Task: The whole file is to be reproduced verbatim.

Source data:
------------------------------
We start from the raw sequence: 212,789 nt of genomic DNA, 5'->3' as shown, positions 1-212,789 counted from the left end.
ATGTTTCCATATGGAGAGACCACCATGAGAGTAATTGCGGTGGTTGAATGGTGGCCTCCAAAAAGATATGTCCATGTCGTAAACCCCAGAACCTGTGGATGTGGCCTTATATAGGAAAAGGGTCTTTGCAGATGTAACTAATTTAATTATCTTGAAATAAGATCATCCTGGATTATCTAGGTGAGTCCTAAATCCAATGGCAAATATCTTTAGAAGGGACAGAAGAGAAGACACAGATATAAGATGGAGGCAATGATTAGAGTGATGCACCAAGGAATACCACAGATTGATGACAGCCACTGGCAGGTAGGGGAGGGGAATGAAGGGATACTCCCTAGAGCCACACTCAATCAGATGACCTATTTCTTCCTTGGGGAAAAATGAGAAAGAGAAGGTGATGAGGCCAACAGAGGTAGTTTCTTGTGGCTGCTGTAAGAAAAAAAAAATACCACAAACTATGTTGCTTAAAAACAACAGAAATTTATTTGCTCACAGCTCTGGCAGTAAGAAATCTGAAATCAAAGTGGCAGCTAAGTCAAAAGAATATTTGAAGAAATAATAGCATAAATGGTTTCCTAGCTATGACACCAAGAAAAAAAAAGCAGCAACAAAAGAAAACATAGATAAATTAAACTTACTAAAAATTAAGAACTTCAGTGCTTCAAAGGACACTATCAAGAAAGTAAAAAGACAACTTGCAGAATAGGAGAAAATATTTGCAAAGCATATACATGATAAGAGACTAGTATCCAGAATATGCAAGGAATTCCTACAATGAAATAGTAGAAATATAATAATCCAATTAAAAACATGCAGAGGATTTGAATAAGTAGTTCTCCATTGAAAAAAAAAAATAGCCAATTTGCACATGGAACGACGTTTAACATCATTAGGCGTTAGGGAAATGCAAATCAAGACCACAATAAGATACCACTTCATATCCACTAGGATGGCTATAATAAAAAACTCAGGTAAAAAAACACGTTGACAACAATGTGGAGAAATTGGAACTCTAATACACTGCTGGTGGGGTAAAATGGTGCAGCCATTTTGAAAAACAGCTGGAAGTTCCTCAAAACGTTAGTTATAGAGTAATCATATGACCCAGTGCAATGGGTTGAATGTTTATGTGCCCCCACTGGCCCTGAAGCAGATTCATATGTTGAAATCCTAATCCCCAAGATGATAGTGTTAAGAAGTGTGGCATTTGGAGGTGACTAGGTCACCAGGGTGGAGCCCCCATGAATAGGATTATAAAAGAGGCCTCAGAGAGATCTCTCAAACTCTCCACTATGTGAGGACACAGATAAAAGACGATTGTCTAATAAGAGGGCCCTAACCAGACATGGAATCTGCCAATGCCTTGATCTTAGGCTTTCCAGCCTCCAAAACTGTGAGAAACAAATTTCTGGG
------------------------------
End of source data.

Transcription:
We start from the raw sequence: 212,789 nt of genomic DNA, 5'->3' as shown, positions 1-212,789 counted from the left end.
ATGTTTCCATATGGAGAGACCACCATGAGAGTAATTGCGGTGGTTGAATGGTGGCCTCCAAAAAGATATGTCCATGTCGTAAACCCCAGAACCTGTGGATGTGGCCTTATATAGGAAAAGGGTCTTTGCAGATGTAACTAATTTAATTATCTTGAAATAAGATCATCCTGGATTATCTAGGTGAGTCCTAAATCCAATGGCAAATATCTTTAGAAGGGACAGAAGAGAAGACACAGATATAAGATGGAGGCAATGATTAGAGTGATGCACCAAGGAATACCACAGATTGATGACAGCCACTGGCAGGTAGGGGAGGGGAATGAAGGGATACTCCCTAGAGCCACACTCAATCAGATGACCTATTTCTTCCTTGGGGAAAAATGAGAAAGAGAAGGTGATGAGGCCAACAGAGGTAGTTTCTTGTGGCTGCTGTAAGAAAAAAAAAATACCACAAACTATGTTGCTTAAAAACAACAGAAATTTATTTGCTCACAGCTCTGGCAGTAAGAAATCTGAAATCAAAGTGGCAGCTAAGTCAAAAGAATATTTGAAGAAATAATAGCATAAATGGTTTCCTAGCTATGACACCAAGAAAAAAAAAGCAGCAACAAAAGAAAACATAGATAAATTAAACTTACTAAAAATTAAGAACTTCAGTGCTTCAAAGGACACTATCAAGAAAGTAAAAAGACAACTTGCAGAATAGGAGAAAATATTTGCAAAGCATATACATGATAAGAGACTAGTATCCAGAATATGCAAGGAATTCCTACAATGAAATAGTAGAAATATAATAATCCAATTAAAAACATGCAGAGGATTTGAATAAGTAGTTCTCCATTGAAAAAAAAAAATAGCCAATTTGCACATGGAACGACGTTTAACATCATTAGGCGTTAGGGAAATGCAAATCAAGACCACAATAAGATACCACTTCATATCCACTAGGATGGCTATAATAAAAAACTCAGGTAAAAAAACACGTTGACAACAATGTGGAGAAATTGGAACTCTAATACACTGCTGGTGGGGTAAAATGGTGCAGCCATTTTGAAAAACAGCTGGAAGTTCCTCAAAACGTTAGTTATAGAGTAATCATATGACCCAGTGCAATGGGTTGAATGTTTATGTGCCCCCACTGGCCCTGAAGCAGATTCATATGTTGAAATCCTAATCCCCAAGATGATAGTGTTAAGAAGTGTGGCATTTGGAGGTGACTAGGTCACCAGGGTGGAGCCCCCATGAATAGGATTATAAAAGAGGCCTCAGAGAGATCTCTCAAACTCTCCACTATGTGAGGACACAGATAAAAGACGATTGTCTAATAAGAGGGCCCTAACCAGACATGGAATCTGCCAATGCCTTGATCTTAGGCTTTCCAGCCTCCAAAACTGTGAGAAACAAATTTCTGGG